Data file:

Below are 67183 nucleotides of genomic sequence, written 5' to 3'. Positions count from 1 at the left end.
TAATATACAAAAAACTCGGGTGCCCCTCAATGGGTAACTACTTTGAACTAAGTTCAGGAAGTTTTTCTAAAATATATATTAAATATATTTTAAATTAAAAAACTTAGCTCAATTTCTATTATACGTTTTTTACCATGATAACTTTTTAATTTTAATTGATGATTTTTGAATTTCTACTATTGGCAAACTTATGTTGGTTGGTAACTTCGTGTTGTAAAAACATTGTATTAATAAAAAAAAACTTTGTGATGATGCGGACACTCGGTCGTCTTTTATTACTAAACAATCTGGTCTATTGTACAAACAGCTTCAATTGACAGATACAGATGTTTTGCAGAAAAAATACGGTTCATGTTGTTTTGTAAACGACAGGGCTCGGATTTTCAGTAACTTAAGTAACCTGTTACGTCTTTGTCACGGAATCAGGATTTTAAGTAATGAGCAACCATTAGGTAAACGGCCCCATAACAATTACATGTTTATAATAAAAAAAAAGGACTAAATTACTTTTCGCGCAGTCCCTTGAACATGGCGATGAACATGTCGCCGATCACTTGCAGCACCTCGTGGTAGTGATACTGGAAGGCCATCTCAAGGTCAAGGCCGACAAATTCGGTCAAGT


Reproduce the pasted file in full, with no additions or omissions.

Below are 67183 nucleotides of genomic sequence, written 5' to 3'. Positions count from 1 at the left end.
TAATATACAAAAAACTCGGGTGCCCCTCAATGGGTAACTACTTTGAACTAAGTTCAGGAAGTTTTTCTAAAATATATATTAAATATATTTTAAATTAAAAAACTTAGCTCAATTTCTATTATACGTTTTTTACCATGATAACTTTTTAATTTTAATTGATGATTTTTGAATTTCTACTATTGGCAAACTTATGTTGGTTGGTAACTTCGTGTTGTAAAAACATTGTATTAATAAAAAAAAACTTTGTGATGATGCGGACACTCGGTCGTCTTTTATTACTAAACAATCTGGTCTATTGTACAAACAGCTTCAATTGACAGATACAGATGTTTTGCAGAAAAAATACGGTTCATGTTGTTTTGTAAACGACAGGGCTCGGATTTTCAGTAACTTAAGTAACCTGTTACGTCTTTGTCACGGAATCAGGATTTTAAGTAATGAGCAACCATTAGGTAAACGGCCCCATAACAATTACATGTTTATAATAAAAAAAAAGGACTAAATTACTTTTCGCGCAGTCCCTTGAACATGGCGATGAACATGTCGCCGATCACTTGCAGCACCTCGTGGTAGTGATACTGGAAGGCCATCTCAAGGTCAAGGCCGACAAATTCGGTCAAGT